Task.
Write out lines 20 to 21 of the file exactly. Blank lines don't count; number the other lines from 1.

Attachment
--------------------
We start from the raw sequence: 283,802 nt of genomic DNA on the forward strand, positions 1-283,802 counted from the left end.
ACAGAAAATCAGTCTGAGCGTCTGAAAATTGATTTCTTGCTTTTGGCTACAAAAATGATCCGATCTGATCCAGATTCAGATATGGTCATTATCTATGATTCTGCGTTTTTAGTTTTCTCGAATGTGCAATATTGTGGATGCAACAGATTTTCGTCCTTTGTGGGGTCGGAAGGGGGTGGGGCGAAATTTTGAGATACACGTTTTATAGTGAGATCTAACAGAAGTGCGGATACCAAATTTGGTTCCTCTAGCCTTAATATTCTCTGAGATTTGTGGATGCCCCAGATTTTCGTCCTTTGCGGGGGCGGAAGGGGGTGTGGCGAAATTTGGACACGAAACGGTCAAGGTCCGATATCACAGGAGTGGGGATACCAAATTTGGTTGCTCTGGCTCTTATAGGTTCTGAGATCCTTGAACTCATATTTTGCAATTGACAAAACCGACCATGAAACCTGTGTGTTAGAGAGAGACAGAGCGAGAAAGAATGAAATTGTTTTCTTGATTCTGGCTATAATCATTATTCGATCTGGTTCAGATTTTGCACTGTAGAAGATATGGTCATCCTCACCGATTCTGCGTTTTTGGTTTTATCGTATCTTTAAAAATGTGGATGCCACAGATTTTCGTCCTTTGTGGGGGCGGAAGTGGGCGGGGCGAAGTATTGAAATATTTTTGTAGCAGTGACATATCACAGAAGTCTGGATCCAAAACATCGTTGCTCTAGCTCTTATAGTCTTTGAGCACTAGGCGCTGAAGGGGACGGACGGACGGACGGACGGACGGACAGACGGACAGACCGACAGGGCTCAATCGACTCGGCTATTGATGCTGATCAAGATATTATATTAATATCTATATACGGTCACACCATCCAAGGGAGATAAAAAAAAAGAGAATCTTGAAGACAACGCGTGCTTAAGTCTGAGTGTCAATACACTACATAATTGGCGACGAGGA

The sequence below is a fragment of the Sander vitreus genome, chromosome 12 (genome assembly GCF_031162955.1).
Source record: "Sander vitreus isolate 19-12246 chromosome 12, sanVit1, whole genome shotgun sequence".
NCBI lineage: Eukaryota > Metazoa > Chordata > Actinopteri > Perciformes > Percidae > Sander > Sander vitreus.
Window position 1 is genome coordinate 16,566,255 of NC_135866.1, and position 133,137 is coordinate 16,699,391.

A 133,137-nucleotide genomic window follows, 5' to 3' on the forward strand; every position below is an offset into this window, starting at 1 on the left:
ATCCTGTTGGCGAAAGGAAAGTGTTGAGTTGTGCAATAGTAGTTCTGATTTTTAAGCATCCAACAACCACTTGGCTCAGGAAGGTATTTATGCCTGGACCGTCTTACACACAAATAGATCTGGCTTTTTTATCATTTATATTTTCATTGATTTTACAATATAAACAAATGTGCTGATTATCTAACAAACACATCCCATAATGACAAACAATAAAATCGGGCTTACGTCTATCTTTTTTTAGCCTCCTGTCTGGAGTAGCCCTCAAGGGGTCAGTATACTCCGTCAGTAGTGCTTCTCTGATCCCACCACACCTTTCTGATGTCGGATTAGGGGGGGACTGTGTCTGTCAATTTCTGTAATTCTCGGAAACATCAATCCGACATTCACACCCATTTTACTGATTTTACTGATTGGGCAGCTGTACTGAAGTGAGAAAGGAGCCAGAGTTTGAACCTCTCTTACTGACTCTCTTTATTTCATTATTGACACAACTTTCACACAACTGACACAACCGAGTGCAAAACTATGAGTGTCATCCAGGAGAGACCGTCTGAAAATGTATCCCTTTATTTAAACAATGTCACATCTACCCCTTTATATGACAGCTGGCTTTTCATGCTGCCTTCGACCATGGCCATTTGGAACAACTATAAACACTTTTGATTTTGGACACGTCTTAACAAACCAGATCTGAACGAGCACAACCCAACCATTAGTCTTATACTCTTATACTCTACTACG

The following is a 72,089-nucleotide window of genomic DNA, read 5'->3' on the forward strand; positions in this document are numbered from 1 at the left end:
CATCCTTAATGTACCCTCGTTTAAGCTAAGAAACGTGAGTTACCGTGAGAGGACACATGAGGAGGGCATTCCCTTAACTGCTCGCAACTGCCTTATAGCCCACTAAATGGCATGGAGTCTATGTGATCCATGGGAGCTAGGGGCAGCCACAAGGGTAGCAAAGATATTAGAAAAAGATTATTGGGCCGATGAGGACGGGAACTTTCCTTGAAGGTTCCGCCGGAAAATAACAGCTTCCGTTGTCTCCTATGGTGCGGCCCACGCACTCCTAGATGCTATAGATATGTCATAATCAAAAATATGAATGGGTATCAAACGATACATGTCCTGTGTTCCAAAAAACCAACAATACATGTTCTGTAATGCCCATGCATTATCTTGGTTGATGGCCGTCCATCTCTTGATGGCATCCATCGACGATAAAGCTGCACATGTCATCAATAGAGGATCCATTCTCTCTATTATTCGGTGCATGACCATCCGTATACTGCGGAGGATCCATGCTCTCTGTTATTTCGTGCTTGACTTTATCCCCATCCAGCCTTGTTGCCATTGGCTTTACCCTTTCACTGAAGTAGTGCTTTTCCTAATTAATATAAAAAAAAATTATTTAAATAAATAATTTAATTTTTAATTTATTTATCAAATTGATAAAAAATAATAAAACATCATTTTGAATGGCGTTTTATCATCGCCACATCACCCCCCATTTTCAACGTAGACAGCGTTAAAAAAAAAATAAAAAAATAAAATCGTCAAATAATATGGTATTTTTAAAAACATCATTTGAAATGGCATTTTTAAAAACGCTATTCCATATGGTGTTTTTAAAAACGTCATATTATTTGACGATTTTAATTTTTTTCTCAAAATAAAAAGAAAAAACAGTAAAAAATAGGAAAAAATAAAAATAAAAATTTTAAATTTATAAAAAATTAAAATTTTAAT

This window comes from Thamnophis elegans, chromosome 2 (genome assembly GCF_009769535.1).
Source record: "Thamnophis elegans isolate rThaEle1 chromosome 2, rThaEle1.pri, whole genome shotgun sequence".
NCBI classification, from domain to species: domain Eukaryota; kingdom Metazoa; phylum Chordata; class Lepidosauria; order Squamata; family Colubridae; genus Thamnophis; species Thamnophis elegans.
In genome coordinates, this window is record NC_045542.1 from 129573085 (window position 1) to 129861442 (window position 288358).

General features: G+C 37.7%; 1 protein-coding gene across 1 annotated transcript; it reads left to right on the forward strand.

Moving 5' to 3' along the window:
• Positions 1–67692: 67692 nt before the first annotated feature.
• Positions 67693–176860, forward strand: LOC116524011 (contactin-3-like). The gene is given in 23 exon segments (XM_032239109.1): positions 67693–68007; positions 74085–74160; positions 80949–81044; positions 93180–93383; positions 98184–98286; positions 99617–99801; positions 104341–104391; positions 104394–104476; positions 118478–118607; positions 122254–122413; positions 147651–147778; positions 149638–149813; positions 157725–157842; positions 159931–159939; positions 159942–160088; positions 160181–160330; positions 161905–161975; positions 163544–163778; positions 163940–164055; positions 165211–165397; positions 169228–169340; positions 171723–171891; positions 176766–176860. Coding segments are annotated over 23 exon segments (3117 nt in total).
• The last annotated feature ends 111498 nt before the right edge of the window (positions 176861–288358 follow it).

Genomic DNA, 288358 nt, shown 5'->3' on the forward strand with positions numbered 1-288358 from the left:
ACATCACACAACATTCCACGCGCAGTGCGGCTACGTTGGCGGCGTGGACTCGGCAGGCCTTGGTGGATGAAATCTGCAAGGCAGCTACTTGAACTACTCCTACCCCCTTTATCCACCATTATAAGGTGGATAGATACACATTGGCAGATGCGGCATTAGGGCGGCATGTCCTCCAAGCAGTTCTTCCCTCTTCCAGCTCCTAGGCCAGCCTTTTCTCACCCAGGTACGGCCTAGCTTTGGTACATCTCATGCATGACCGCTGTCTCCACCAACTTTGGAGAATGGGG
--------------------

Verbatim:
Genomic DNA, 288358 nt, shown 5'->3' on the forward strand with positions numbered 1-288358 from the left:
ACATCACACAACATTCCACGCGCAGTGCGGCTACGTTGGCGGCGTGGACTCGGCAGGCCTTGGTGGATGAAATCTGCAAGGCAGCTACTTGAACTACTCCTACCCCCTTTATCCACCATTATAAGGTGGATAGATACACATTGGCAGATGCGGCATTAGGGCGGCATGTCCTCCAAGCAGTTCTTCCCTCTTCCAGCTCCTAGGCCAGCCTTTTCTCACCCAGGTACGGCCTAGCTTTGGTACATCTCATGCATGACCGCTGTCTCCACCAACTTTGGAGAATGGGG